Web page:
Background: Clinical practice guidelines for bronchiolitis recommend against tests and treatments that do not improve outcomes, yet most children admitted with bronchiolitis continue to receive them. An improved understanding of factors that influence care decisions across multiple stakeholders and diverse settings is needed to develop effective strategies to de-implement (or reduce) unnecessary testing and treatment.
Methods: We explored health care provider, care team, and parent perspectives on testing and treatment in bronchiolitis to develop a combined stakeholder account of care decisions. We conducted a qualitative case study across 2 geographically distinct university affiliated children's hospitals representing a generally low and high test/treatment utilizing hospital respectively from March 2019 to May 2020. We conducted 46 semistructured interviews and 3 focus groups with a total of 74 participants. Data were analyzed using applied thematic analysis and findings were triangulated across participant group and data collection method.
Results: Three themes emerged around care decisions: 1) awareness and perceptions of the guidelines or evidence; 2) perceptions of expected tests or treatments, and 3) organizational culture and existing care processes. Provider and care team participants commonly described parent expectations as drivers of utilization. Conversely, parents generally reported a lack of expectations for tests/treatments and that tests/treatments did not improve their experience of care.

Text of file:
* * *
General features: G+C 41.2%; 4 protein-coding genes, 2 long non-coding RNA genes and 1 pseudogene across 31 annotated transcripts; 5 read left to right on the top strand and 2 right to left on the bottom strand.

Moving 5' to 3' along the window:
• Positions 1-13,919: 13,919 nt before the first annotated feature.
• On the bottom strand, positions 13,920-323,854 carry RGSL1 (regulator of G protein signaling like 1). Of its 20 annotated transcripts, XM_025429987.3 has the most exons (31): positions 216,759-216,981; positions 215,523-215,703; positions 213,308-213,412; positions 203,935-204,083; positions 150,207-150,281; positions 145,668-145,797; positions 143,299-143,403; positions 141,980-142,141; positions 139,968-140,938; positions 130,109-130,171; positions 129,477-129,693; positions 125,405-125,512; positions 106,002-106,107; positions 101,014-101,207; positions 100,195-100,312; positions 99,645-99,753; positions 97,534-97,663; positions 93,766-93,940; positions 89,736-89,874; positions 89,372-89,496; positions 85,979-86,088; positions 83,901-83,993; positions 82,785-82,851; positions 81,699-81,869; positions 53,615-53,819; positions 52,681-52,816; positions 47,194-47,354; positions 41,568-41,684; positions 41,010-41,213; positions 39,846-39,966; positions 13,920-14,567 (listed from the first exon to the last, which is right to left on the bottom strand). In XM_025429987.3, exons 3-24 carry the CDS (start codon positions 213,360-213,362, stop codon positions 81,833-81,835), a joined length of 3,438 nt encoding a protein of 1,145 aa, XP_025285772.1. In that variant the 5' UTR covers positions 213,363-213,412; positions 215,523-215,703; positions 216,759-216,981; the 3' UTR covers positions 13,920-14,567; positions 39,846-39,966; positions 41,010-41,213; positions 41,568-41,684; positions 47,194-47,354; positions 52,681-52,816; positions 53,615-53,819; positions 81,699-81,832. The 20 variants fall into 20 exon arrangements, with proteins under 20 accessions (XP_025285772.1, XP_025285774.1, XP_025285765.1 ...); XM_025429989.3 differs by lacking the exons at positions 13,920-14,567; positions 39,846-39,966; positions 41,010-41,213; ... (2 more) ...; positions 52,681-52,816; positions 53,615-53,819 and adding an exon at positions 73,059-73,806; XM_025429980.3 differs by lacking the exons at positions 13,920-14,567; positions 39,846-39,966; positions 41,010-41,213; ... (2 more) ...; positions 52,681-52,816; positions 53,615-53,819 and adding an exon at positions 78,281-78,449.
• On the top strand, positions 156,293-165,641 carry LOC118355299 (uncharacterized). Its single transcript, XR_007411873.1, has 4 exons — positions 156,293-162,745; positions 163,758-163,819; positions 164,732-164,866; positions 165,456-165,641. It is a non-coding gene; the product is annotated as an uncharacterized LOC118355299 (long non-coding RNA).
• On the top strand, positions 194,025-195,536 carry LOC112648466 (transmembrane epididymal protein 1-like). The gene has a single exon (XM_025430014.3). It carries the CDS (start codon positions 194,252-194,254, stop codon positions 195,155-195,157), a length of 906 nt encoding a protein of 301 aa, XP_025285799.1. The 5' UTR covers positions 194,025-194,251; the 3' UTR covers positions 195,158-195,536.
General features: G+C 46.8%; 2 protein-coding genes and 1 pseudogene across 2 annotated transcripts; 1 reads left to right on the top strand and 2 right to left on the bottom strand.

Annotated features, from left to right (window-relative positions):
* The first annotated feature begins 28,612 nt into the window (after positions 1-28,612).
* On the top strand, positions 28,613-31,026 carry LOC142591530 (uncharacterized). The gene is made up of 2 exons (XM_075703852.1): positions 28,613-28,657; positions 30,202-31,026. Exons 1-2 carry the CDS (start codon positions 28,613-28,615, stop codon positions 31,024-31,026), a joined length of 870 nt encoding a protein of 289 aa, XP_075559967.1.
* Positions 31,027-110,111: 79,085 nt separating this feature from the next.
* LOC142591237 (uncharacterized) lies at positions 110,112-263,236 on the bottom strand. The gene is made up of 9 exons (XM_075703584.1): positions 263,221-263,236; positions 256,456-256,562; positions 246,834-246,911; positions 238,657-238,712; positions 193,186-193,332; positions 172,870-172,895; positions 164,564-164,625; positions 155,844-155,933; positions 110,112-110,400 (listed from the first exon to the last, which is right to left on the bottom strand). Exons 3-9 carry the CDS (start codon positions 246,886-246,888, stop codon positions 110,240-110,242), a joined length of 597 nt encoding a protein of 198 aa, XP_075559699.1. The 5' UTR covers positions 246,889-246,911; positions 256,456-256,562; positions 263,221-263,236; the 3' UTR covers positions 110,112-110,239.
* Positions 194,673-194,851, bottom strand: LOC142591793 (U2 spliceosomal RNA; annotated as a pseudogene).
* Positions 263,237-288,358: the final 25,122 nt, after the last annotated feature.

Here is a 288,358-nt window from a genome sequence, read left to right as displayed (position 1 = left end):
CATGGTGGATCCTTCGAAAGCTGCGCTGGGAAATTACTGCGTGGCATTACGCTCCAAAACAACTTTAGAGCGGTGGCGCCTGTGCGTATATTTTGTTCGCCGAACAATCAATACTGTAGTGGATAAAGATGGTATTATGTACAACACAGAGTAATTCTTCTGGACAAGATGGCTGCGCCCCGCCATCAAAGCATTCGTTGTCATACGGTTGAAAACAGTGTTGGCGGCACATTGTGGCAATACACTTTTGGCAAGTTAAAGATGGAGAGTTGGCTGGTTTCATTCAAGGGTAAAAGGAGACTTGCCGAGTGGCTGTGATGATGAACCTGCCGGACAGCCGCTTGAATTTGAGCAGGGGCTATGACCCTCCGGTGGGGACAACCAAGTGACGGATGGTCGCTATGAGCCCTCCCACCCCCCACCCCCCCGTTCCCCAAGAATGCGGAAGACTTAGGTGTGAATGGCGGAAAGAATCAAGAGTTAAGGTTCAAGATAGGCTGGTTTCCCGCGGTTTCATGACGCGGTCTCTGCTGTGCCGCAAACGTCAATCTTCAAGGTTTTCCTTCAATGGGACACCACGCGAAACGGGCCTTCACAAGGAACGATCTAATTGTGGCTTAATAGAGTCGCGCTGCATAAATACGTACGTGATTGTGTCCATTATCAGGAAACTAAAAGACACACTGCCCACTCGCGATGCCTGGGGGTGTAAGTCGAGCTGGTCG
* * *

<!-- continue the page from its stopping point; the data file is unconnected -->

Conclusions: This study illuminated factors associated with the differential adoption of evidence and targets for future de-implementation strategies. Importantly, incongruent with provider and care team perceptions, parents reported that they desire an evidence-based, less-is-more approach to bronchiolitis care.
Keywords: bronchiolitis; parents; pediatrics; qualitative.
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